May 8, 2021

Atomic Design for Developers: Better Component Composition and Organization

A practical guide to developing component based sites and apps around the Atomic Design methodology.

Chaotic game of Tetris in Game Over State

Organizing your application (or app/site, I'll use these interchangeably) can seem easy. A folder for components, one for assets, another for utility methods. Maybe even a separate folder for pages! Don't be fooled, it is almost never that easy...

Futurama meme, leela trying to hide papers around the office in hermes absence

"It's alright. This place just needs a one-hour bureaucratizing."

ā€” Hermes Conrad

Hermes Conrad would agree that what your app needs is a good, one-hour bureaucratizing. Hooray for rules and regulations! I'm not normally for bureaucracy but as your app starts to grow you should have a way to organize things that provides more granular organization, separation and, importantly, is based on explicit rules and guidelines rather than guesswork or instinct.

My Goal

I'll provide a little background, but there is a lot of content out there about Atomic Design generally, both from designers and developers. My main goal is three-fold:

  1. Enumerate the rules I've found that work for me and my team when determining how to categorize a component.
  2. Provide code showing implementation for each of the five categories.
  3. Show usage of these components in the context of a "real" site.

Please note: You are free to disagree with any/all of the rules I present. You may find that they do not cover every edge case. I'd love to hear any thoughts and opinions. My hope is that you come away with an idea of how to implement this methodology in a way that works for you.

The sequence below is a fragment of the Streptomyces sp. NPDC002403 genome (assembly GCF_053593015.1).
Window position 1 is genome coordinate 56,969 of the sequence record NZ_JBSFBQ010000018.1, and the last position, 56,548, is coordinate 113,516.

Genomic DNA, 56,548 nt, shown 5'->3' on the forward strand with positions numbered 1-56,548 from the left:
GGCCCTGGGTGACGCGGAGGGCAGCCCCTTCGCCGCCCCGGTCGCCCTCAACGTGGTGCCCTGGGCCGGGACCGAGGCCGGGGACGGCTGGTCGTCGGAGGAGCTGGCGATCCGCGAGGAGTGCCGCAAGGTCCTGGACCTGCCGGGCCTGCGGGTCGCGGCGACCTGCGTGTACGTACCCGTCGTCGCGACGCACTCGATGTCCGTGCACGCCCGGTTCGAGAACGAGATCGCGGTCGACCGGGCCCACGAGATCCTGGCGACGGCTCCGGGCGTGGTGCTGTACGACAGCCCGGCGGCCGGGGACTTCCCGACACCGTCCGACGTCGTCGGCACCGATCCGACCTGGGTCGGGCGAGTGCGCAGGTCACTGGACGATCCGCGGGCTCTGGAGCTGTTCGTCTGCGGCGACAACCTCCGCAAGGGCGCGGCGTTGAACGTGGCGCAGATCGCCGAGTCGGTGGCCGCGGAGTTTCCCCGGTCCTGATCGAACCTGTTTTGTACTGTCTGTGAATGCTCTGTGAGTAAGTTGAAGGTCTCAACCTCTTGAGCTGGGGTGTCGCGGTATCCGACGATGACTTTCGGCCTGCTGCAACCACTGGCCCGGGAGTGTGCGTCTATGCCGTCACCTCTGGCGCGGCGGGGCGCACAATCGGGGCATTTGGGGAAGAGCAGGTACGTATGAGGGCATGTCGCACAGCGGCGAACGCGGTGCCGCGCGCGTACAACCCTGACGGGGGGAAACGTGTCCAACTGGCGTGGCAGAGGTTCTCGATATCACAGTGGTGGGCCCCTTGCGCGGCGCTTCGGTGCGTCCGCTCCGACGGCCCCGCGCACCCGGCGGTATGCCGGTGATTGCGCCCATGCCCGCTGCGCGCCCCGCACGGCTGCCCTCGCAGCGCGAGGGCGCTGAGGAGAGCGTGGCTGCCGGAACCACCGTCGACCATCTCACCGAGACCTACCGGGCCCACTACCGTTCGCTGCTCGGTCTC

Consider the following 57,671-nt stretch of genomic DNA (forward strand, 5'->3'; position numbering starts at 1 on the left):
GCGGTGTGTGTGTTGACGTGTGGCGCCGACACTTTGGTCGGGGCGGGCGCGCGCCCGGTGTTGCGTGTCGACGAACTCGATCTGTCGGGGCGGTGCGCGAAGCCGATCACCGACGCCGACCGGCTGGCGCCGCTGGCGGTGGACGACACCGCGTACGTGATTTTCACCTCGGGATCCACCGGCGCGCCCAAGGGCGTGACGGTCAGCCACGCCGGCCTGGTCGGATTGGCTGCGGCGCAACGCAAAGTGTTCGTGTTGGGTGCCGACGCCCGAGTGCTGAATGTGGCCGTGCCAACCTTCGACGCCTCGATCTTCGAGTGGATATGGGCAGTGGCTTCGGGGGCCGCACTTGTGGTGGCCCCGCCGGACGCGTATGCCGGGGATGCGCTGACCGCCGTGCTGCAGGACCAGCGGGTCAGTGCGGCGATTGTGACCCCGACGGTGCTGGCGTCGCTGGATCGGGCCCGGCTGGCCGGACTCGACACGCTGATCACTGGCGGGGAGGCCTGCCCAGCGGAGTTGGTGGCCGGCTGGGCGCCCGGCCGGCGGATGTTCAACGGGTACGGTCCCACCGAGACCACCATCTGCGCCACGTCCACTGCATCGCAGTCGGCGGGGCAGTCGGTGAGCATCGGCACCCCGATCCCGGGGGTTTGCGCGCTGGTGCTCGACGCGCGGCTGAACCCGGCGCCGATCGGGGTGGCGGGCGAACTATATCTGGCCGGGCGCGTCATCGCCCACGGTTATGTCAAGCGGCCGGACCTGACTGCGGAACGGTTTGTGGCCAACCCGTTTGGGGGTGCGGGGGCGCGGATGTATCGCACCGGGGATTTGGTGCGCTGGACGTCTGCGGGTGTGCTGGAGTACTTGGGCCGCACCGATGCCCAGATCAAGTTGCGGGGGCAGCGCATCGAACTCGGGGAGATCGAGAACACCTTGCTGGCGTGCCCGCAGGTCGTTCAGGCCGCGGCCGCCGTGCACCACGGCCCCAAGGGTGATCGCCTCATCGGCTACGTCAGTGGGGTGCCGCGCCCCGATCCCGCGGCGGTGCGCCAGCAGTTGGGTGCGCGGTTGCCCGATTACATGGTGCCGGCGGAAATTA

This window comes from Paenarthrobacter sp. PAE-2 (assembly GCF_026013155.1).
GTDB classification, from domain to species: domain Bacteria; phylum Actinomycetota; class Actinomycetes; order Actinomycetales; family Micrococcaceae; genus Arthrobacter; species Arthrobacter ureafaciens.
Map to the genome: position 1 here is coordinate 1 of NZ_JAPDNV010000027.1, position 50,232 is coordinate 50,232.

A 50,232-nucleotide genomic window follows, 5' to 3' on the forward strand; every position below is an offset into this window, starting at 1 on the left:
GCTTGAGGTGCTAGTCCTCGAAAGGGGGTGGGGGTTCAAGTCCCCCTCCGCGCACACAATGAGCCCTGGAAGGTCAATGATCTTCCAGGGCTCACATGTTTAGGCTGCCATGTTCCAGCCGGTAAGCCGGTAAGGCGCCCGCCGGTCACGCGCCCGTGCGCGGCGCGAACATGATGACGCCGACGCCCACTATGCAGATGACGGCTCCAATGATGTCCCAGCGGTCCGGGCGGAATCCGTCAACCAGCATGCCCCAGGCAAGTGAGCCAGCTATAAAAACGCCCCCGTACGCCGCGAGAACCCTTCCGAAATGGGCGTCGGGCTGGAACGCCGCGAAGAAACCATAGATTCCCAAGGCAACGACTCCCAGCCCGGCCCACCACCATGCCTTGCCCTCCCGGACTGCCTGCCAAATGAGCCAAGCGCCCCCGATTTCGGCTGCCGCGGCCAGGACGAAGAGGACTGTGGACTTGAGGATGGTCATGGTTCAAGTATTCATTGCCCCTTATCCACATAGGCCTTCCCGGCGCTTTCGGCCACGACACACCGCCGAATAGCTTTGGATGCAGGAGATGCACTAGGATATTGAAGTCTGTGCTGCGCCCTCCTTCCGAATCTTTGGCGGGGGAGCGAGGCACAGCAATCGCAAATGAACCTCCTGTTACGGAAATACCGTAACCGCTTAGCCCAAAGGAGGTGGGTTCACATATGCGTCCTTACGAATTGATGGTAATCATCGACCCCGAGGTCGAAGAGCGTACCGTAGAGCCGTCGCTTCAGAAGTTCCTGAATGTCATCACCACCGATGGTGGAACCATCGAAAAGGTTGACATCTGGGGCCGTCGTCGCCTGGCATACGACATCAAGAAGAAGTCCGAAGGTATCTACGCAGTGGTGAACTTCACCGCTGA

A few years back I was searching for a better way to organize components in web apps. The designers I was working with at the time were adopting a design system that followed Atomic Design principles and it seems like that would translate well into the front-end development space since ultimately our work was to implement the components created by the design team.

Having a common language to use for categorizing components seemed like a no-brainer, although for a variety of reasons unrelated to Atomic Design this didn't end up being the case between our designers and engineers.

It did work out pretty well for the engineering team internally though so, good news, you don't need to have buy-in and adoption from designers to start using these principles for development!

Atomic Design

Atomic Design is a methodology for creating design systems created by Brad Frost. You can read his full post for a comprehensive overview.

For the purposes of this article it's important to know that Atomic Design breaks design systems (and the components that make up an application) into a hierarchy with five levels.

It begins at the smallest component level (atoms) and combining those to create larger components (molecules) which themselves get combined into still larger components (organisms) which are then displayed in logical groups (templates) that make up the app (pages).

Atoms -> Molecules -> Organisms -> Templates -> Pages

In this article I'm going to talk about applying Atomic Design principles to front-end development. I'll be using React for specific examples, but the definitions and principles should apply to any component or composition based UI applications.

Why this Article

The biggest challenge I faced with my team after deciding to use Atomic Design principles as the basis for our component organization and hierarchy was figuring out what components went into which buckets. There were some other writeups I found that had bits and pieces of details, but I never found anything that gave both a prescriptive example of how each level might be delineated and examples of implementation and usage.